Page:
DeMar DeRozan's still very inconsistent, and will disappear for weeks at a time (even while averaging 24.6 minutes per game in March), but he's got more upside than anyone else in this column. He's also capable of getting hot enough to make him roster-worthy in deeper leagues, but he needs to expand his statistical repertoire beyond points scored.
(LAC, @CLE, @CHA, PHO, @CHI, NJ, @PHI, BOS, ATL, @BOS)
Pace: 94.6 (18th in NBA)
Home/Road PPG: 100.2/95.8
The Bucks have been one of my favorite fantasy teams this season, if not my favorite when it comes to instant waiver-wire help. Scott Skiles may not win coach of the year, but he'd get my vote due to the solid wire production I've been getting all year from his squad. I made the mistake of dropping Carlos Delfino a few weeks back, and he's been making me regret it about 75 percent of the ensuing time. Three-pointers, steals, points, rebounds and he qualifies at shooting guard and small forward; not bad for a guy still available in almost 80 percent of leagues.
Ersan Ilyasova has almost the exact same statistical portfolio as Delfino, but about twice the inconsistency. Still, he's got length, upside, double-double potential, chips in a 3-pointer a night and is heating up (35 points and 36 rebounds in his past four games). Keep an eye on him.
(@HOU, @NO, CHI, NJ, GS, @ORL, @BOS, ATL, @NY, IND)
Pace: 94.1 (20th in NBA)
Home/Road PPG: 98.1/93.8
I'm the only person in America still watching these games (and Andray Blatche rewards me at nearly every turn for sheer entertainment value), and I'm ever-so-slightly-biased, but mark my words: the amount of turmoil and unabashed existential drain on this team is going to beget some unlikely fantasy contributors during the final 10 games. Also, look at their matchups. They've got more high-paced opponents at home than any other team on this list. Games versus Houston, Golden State, New York and Indiana should all yield fantasy opportunity for somebody, the question is "who?"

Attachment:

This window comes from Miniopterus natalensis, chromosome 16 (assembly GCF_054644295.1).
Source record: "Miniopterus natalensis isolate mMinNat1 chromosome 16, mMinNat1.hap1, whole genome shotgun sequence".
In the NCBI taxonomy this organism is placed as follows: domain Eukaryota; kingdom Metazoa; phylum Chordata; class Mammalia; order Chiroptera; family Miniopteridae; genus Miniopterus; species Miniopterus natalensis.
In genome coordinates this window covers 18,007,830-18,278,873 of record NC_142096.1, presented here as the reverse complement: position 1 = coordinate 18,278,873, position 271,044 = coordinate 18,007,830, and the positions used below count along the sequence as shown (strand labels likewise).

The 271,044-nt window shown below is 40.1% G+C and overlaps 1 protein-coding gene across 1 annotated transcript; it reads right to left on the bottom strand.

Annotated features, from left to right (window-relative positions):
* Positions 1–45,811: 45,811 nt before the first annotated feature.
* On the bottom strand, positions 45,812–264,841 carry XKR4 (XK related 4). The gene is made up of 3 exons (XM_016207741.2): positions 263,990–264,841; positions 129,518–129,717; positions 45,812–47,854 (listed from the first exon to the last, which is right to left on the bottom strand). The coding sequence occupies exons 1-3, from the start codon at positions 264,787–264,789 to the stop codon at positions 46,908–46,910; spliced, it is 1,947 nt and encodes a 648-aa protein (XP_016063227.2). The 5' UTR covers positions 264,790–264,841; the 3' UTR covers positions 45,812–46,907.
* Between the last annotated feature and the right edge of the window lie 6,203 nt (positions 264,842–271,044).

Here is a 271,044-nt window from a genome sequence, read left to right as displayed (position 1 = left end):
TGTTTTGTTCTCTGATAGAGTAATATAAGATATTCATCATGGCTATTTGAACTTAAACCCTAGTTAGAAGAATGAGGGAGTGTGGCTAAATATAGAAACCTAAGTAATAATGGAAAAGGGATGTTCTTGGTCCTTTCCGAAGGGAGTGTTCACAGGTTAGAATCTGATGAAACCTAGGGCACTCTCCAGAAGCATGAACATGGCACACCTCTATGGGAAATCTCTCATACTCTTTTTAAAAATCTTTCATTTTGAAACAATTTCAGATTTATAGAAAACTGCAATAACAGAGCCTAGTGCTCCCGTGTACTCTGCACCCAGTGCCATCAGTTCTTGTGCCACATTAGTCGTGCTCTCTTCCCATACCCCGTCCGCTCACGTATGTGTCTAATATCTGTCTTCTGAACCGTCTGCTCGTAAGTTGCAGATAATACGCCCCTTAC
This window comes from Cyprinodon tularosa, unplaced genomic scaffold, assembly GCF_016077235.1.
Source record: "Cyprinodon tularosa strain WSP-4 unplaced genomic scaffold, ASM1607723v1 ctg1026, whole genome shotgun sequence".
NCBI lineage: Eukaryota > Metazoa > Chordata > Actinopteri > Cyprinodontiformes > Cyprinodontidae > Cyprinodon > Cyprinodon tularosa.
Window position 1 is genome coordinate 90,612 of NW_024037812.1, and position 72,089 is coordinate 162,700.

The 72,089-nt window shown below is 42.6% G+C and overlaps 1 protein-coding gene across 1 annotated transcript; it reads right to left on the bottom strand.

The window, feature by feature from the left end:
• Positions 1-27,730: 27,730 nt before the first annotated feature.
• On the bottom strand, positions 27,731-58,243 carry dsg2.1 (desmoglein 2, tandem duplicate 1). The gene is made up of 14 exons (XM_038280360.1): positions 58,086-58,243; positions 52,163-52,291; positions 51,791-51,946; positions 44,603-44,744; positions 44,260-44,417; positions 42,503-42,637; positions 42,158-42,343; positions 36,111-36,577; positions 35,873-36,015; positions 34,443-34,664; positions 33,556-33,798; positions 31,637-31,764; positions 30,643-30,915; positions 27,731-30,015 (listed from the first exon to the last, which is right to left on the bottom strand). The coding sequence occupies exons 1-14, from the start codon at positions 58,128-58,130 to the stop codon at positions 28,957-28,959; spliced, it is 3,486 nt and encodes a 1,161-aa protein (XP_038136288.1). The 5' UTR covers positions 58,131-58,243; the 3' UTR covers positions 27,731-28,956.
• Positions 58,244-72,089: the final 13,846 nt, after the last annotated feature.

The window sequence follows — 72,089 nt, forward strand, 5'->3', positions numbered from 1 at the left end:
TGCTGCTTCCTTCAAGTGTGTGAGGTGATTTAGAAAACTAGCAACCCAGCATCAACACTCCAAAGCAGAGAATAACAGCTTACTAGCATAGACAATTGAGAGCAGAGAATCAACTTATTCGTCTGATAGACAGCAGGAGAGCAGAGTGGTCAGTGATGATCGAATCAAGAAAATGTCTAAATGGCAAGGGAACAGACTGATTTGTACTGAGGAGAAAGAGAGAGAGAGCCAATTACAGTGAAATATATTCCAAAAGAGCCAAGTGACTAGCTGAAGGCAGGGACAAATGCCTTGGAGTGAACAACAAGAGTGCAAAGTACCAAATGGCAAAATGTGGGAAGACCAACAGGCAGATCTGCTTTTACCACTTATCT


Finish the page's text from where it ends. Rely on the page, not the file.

With Blatche threatening to go off the reservation at any moment, James Singleton is quickly garnering favor simply by virtue of not being a total, epic head case. He's the anti-Blatche in that he's known for his motor and willingness to play defense. He also went for 19 points and 21 rebounds on Wednesday night. Give him a shot if you need boards and blocks. If you're in a dogfight in blocks, there's no other player on the wire with as much shot-altering potential as JaVale McGee. He's immaculately inconsistent, but the one thing he'll get you night-in and night-out is blocks. Just think of the points and rebounds as gravy.
John Cregan is a fantasy basketball analyst for ESPN.com.